Jukeboxer for iPhone makes of a game of music discovery, voice filters included

The iPhone game market is maturing to a point of saturation. There are no new ideas, just variations on those tried and true.  Jukeboxer for iPhone, according to its Toronto-based creators, manages to qualify as both a game and a music discovery app.

“Jukeboxer is a new way to interact with your music,” says Syrp’s Andrew Norris, co-founder of the four-man dev team behind Jukeboxer. “We’ve loved music all our lives,” but found the discovery experience frustrating at best and downright awful at worst.

The app accesses iTunes’ API to provide 30-second clips of your favourite songs, segmented into various playlists. You can challenge Facebook friends or random strangers, turn-by-turn, to attempt to replicate the voices of your favourite singers. Add a filter — my favourite is Alien– and send it over to your friend for evaluation. If he or she guesses right out of a total six songs, coins are dished, belts are lofted and the chaos continues.

It’s an inventive way to waste a few minutes and, as we’ve learned from our experience waiting in line, or for the bus, there’s plenty of time to be wasted. But Norris and partner Aaron Glazer insist that the app is about more than applying filters to screeching renditions of Mariah Carey’s falsetto. “We’re trying to make a fun and open experience. We have a dedicated user base who plays every day,” indicating that the game has been tremendously well received.

Available for free, Jukeboxer uses in-app currency to further users’ progress, but players can and will enjoy the game without spending a penny. The team is self-funded, a rarity for a polished release like this, and have been working for months tweaking and optimizing the game and its mechanics. For example, when singing into your phone is not appropriate, users can judge a bout between two strangers; voting on which rendition of a song they like better will earn coins that can be used to pay for upgrades such as an ad-free Pro version, additional voice filters and more.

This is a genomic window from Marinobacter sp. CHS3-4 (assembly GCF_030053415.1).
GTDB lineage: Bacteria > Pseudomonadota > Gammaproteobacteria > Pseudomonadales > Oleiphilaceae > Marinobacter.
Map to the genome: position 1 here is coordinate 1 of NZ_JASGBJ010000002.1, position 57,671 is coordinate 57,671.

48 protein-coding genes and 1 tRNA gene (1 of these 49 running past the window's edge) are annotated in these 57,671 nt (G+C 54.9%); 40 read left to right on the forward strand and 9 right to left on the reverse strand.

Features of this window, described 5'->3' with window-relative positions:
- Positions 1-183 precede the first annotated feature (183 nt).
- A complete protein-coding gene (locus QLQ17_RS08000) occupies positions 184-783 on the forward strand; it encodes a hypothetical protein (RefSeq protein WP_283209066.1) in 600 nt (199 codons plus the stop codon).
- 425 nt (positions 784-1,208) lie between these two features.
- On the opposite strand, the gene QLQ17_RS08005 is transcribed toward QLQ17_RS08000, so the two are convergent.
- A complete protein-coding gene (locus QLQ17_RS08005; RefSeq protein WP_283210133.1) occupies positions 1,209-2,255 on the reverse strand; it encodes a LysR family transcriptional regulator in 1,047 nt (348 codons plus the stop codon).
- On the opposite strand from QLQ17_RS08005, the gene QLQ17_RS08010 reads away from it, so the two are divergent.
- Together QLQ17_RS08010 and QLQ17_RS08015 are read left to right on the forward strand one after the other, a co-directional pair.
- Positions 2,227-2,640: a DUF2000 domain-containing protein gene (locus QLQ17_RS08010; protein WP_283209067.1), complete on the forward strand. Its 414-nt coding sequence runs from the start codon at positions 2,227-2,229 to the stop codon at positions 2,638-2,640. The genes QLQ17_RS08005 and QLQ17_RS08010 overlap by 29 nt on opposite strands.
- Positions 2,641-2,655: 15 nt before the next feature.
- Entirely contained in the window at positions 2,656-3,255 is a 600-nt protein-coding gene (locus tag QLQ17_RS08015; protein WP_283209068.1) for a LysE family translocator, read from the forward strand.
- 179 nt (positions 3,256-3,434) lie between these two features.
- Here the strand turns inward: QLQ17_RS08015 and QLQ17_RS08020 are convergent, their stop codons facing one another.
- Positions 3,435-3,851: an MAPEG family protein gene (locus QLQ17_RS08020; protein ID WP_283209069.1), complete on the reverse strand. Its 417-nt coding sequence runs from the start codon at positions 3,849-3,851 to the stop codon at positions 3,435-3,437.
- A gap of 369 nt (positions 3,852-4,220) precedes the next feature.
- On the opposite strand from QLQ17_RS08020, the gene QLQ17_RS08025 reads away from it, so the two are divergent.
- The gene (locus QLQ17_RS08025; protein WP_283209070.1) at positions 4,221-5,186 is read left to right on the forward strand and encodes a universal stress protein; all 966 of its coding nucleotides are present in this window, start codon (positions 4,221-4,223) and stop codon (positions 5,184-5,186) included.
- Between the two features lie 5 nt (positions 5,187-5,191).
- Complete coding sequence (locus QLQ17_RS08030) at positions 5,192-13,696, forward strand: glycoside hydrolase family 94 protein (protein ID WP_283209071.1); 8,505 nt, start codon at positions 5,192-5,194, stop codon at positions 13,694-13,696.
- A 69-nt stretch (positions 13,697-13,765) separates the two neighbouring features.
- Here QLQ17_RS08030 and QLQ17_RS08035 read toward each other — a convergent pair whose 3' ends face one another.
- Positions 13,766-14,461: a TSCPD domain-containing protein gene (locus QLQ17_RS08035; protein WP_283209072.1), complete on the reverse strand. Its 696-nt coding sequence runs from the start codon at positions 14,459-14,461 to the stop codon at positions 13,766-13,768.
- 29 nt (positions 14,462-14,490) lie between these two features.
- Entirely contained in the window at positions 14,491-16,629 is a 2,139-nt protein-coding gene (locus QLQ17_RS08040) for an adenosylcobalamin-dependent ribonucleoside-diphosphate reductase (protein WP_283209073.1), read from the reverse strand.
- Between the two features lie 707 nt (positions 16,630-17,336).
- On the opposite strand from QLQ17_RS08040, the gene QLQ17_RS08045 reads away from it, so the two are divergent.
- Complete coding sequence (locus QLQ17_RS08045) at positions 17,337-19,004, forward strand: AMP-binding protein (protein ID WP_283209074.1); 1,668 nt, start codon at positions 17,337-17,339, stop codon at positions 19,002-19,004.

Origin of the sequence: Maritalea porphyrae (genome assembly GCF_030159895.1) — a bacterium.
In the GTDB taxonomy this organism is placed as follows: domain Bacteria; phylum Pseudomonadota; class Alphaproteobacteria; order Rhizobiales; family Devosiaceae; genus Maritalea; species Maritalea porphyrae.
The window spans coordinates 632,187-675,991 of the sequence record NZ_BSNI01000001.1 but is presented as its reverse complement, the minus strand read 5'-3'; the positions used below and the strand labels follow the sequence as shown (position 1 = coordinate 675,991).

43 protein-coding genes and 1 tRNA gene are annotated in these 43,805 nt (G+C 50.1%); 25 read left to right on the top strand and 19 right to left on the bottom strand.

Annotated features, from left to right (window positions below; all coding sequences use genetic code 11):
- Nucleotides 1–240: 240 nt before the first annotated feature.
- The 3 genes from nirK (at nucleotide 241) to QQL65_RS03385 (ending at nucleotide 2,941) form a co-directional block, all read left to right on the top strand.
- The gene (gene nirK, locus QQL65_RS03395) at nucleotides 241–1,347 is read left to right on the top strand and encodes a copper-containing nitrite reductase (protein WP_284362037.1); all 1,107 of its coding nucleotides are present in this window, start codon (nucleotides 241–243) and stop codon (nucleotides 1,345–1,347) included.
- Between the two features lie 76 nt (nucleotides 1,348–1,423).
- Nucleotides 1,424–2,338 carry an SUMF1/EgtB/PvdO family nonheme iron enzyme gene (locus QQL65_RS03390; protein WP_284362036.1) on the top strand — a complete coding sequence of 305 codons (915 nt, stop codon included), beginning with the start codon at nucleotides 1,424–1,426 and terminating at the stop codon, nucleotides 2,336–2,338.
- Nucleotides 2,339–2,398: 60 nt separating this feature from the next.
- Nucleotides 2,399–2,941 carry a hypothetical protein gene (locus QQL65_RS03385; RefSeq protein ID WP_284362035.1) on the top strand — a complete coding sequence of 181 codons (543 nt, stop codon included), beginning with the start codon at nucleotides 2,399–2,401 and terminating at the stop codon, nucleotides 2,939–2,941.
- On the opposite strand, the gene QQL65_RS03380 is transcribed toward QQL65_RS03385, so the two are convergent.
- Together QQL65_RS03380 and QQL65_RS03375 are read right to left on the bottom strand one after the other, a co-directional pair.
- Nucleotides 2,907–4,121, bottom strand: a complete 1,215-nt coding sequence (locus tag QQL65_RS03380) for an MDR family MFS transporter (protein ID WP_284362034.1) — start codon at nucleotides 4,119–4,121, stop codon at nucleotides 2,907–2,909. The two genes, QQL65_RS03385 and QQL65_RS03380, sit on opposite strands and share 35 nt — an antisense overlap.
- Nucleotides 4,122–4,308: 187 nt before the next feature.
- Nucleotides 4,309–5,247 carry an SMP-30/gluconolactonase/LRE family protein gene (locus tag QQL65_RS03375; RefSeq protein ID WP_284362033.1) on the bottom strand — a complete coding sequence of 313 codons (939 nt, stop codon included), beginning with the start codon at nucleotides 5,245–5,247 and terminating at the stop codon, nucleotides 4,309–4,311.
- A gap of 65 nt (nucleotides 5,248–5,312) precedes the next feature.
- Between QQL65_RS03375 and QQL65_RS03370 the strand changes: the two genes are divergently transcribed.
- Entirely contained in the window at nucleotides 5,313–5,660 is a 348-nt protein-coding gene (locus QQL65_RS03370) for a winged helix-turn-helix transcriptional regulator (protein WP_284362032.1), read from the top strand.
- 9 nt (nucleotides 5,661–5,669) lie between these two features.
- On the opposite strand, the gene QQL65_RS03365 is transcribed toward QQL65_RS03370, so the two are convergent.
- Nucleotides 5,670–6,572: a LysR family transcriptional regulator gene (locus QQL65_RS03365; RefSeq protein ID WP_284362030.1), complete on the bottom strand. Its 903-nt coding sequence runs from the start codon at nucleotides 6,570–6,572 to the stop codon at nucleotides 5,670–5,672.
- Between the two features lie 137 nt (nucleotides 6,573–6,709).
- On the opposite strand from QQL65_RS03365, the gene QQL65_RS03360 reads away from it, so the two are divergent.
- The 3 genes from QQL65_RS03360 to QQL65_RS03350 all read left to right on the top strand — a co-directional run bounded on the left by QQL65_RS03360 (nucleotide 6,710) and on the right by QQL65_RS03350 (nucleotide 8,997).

“We wanted to put Jukeboxer on a platform that is widespread, where a small group [of developers] can accomplish a large project.” iOS, and specifically the iPhone, was their best bet. “The iPhone provides a better hand-held, personal experience, the iTunes sales model is fantastic.”

As for Toronto as a development hub? Norris and Glazer think that there is great opportunity here for mobile devs, but there is an absence of active Accelerators and peer support groups. While access to venture capital is available, it’s far easier to come by in New York or San Francisco. “There are lots of talented designers and developers in Toronto,” says Norris. “There are lots of ideas, plenty of people to answer questions.” But due to its size, or whatever the reason, “it’s often harder to pursue an idea to completion [here].” There are avenues for small amounts of funding such as Jolt, a brainchild of MaRS, but the choices are limited.

Jukeboxer is an ambitious app, though its focus on in-app items is more a sign of the mobile environment than any fault of the creators themselves. The team is pursuing funding so it can grow Jukeboxer as a platform and bring it to other operating systems. The first stop is iPad, a natural extension of the smaller-screen iPhone. They’re also working on adding new content daily, casting a broad net of song clips from artists like Justin Bieber to Santigold.

The app, smartly, relies on Facebook to match up existing friends to play against, but there’s always someone with whom you can rock out. The leaderboard, at least at this early stage in the game, skews female, but we’d expect it to even out over time.

Jukeboxer is a great way to spend a few minutes, and a perfect example of an app that compresses four years of evolving mobile tastes into one hybrid experience.

Download Jukeboxer for iPhone.